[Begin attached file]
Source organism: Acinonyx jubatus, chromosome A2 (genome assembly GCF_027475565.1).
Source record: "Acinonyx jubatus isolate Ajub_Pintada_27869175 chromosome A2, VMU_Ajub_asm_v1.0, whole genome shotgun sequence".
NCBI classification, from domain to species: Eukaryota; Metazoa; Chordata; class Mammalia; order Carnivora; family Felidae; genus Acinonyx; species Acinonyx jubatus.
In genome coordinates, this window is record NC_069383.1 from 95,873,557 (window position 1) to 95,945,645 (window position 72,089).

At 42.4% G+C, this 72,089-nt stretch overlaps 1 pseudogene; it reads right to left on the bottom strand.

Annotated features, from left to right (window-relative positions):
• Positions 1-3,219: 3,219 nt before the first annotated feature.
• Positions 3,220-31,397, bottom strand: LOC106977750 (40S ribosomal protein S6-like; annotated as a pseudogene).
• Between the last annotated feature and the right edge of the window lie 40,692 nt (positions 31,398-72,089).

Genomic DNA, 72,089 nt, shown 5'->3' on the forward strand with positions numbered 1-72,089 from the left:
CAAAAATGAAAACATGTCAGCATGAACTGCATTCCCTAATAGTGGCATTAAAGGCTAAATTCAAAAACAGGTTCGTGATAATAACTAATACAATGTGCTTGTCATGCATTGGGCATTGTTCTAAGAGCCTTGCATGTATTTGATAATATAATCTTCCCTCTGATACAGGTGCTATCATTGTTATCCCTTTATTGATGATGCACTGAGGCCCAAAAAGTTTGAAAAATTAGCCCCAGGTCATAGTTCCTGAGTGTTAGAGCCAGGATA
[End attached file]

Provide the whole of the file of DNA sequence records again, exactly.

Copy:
Source organism: Acinonyx jubatus, chromosome A2 (genome assembly GCF_027475565.1).
Source record: "Acinonyx jubatus isolate Ajub_Pintada_27869175 chromosome A2, VMU_Ajub_asm_v1.0, whole genome shotgun sequence".
NCBI classification, from domain to species: Eukaryota; Metazoa; Chordata; class Mammalia; order Carnivora; family Felidae; genus Acinonyx; species Acinonyx jubatus.
In genome coordinates, this window is record NC_069383.1 from 95,873,557 (window position 1) to 95,945,645 (window position 72,089).

At 42.4% G+C, this 72,089-nt stretch overlaps 1 pseudogene; it reads right to left on the bottom strand.

Annotated features, from left to right (window-relative positions):
• Positions 1-3,219: 3,219 nt before the first annotated feature.
• Positions 3,220-31,397, bottom strand: LOC106977750 (40S ribosomal protein S6-like; annotated as a pseudogene).
• Between the last annotated feature and the right edge of the window lie 40,692 nt (positions 31,398-72,089).

Genomic DNA, 72,089 nt, shown 5'->3' on the forward strand with positions numbered 1-72,089 from the left:
CAAAAATGAAAACATGTCAGCATGAACTGCATTCCCTAATAGTGGCATTAAAGGCTAAATTCAAAAACAGGTTCGTGATAATAACTAATACAATGTGCTTGTCATGCATTGGGCATTGTTCTAAGAGCCTTGCATGTATTTGATAATATAATCTTCCCTCTGATACAGGTGCTATCATTGTTATCCCTTTATTGATGATGCACTGAGGCCCAAAAAGTTTGAAAAATTAGCCCCAGGTCATAGTTCCTGAGTGTTAGAGCCAGGATA